As a technology journalist, the devices I use for running my one-person business from my home are important. They are the tools of my trade. You might be in a similar position where you find yourself working from home, using employer-provided or your own equipment, like a laptop, smartphone, router, etc.
In the past year, work from home (WFH) highlighted a different set of challenges: Loadshedding, surge or lightning protection or accidental damage if your kids use your devices for school. When you add the total value of your home equipment together, you’ll realise these tools need some form of insurance. Otherwise, if disaster strikes, replacing your devices will be out of pocket.
One of the most popular interactions I’ve had on social media in the past related to electronics insurance. At the time I responded with: If you have existing home contents insurance, just specify your gadgets on your existing premium for Out and About cover. Working out of town, in coffee shops or from airports have been part of my professional set up for close to nine years. So Out and About cover is essential for me.
Lowering your premium
I managed to bring my premium down by setting the value of my devices slightly less than what they cost. To decide on the amount, I factored what I would be able to afford above an insurance pay-out.
When my smartphone was stolen, I was paid out within three days. When my screen needed to be repaired, it was done in under 30 minutes in the comfort of my home. The screen repair, from start to finish, took all of 48 hours.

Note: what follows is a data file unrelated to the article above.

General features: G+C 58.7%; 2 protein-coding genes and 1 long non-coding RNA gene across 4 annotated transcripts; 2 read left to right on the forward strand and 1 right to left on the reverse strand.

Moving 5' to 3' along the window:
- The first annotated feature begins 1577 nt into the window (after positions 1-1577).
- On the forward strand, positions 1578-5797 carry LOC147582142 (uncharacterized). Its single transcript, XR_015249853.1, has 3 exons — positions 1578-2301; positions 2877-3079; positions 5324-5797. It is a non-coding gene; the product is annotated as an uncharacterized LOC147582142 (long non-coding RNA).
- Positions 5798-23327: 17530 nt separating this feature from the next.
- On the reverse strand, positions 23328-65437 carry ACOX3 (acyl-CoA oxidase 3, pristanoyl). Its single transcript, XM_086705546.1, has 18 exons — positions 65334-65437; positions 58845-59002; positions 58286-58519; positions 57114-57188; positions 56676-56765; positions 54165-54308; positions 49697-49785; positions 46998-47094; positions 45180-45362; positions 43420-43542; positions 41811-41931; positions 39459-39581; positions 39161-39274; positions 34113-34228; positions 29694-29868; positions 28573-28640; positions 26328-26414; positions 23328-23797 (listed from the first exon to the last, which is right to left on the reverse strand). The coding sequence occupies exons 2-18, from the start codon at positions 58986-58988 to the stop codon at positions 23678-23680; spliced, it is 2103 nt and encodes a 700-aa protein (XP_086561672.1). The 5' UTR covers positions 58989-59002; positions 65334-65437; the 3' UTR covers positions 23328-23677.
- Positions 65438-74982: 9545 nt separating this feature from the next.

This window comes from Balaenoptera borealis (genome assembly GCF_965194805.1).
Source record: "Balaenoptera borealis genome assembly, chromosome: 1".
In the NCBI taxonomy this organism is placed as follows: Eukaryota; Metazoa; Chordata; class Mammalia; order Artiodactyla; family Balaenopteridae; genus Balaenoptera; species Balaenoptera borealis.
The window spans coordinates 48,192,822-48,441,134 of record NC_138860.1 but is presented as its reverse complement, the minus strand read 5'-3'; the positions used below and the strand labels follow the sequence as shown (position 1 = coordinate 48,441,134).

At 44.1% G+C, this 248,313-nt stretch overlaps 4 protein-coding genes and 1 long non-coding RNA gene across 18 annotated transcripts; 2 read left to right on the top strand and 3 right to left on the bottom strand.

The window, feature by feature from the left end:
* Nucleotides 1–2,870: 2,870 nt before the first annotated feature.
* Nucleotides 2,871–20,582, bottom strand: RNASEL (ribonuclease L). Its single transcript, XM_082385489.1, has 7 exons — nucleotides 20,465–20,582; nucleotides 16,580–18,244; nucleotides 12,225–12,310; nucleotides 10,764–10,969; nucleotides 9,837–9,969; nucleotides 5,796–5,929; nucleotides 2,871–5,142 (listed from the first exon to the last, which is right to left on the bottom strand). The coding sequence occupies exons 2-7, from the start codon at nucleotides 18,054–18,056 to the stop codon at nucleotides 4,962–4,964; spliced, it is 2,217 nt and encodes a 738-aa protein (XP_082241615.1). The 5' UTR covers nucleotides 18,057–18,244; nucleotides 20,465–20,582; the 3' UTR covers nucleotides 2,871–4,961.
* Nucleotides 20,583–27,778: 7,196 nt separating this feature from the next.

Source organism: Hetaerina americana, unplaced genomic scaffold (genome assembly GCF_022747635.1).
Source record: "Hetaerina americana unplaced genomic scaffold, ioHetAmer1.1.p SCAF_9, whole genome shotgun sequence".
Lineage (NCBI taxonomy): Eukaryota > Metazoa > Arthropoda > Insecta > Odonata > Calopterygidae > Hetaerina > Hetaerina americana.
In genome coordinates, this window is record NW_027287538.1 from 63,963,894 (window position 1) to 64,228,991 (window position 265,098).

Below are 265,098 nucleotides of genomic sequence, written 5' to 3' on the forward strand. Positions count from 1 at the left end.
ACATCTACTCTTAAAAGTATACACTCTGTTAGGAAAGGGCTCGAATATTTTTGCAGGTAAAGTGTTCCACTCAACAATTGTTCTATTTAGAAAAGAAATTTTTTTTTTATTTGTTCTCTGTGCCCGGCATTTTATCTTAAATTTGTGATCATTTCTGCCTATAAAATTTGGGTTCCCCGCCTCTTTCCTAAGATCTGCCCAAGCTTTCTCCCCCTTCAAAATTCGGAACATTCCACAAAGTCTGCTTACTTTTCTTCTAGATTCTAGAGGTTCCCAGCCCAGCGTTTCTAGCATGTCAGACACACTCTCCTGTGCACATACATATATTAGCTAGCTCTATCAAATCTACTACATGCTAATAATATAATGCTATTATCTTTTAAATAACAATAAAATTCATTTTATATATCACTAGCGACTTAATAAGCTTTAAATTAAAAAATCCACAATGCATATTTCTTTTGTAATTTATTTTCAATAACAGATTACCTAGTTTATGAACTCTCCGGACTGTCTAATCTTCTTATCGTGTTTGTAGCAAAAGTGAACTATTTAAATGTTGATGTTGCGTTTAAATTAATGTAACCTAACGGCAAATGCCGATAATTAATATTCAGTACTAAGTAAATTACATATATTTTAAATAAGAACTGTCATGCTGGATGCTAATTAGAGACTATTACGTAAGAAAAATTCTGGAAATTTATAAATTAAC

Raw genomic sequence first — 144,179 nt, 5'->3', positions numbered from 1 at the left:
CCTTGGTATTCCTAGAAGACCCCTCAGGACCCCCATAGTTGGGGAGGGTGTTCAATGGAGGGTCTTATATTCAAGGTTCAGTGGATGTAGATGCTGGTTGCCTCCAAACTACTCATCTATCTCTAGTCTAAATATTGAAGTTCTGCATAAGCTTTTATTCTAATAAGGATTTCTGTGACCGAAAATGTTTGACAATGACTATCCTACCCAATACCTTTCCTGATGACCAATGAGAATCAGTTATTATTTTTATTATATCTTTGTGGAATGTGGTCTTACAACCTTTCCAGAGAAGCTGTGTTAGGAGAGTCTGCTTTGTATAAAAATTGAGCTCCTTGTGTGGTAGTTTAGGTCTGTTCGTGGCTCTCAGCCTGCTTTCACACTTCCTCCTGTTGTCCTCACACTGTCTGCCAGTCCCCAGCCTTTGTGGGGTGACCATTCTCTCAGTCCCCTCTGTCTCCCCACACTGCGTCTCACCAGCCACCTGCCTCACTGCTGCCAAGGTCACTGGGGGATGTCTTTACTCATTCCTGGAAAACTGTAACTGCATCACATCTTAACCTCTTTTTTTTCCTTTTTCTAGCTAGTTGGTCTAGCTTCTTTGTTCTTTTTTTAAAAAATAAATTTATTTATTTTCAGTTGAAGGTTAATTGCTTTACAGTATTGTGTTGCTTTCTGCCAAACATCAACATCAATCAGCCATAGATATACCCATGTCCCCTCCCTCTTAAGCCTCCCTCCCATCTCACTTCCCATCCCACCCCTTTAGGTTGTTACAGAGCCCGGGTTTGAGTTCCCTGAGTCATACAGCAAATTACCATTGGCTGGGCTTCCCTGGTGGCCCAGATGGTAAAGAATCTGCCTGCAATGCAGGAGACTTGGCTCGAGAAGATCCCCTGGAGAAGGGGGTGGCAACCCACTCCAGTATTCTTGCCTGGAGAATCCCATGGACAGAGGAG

This is the convenience I pay for in a world where time is money.
After having written about and tested insuretech offerings, I’m starting to think it might be time to switch to one of the insuretech disruptors we’ve seen over the years: Naked Insurance, Pineapple, Solvency or Ctrl.
They operate differently by preventing risks rather than insuring against them. For example, allowing you to pause cover if you don’t drive your car. Having access to data and insights makes for more accurate premiums.
I tested Naked Insurance last year (pre-pandemic) and my quotes came back at less than half the amount I was paying. This included household contents, devices and cars.
According to Naked, their overall rates are lower because of minimal overheads; they automate front- and back-office functions and have a small marketing budget. You get the best price from the start, so when you cancel, they won’t offer you a lower rate as traditional insurers might. Naked argues that this is effectively admitting that they penalise loyal customers who don’t shop around.
Consider the costs and benefits
But paying a slightly higher premium with a traditional insurer has benefits like a no-claim bonus, which is a sneaky way to get you to not claim and wait for that bonus. This is ultimately what they want but that said, I’ve also received prompt service. Read about Njabulo’s experience here
Even though I’ve reduced my Out and About premiums somewhat, I know I can reduce it further. I just need to take the plunge, trust a start-up that is new to the scene, and give up a no-claim bonus.
For a different approach to insurance, listen to this episode of The Fat Wallet Show
Technology is an ever increasing part of our lives and let’s be honest, many of us like gadgets. There is also an abundance of new online services and apps taking over the traditional services we use. Nafisa Akabor has been covering everything tech for well over a decade and she’ll be writing on how we can do tech within a budget and reviewing some of the new online services. Cache This is published on the last Tuesday of every month.
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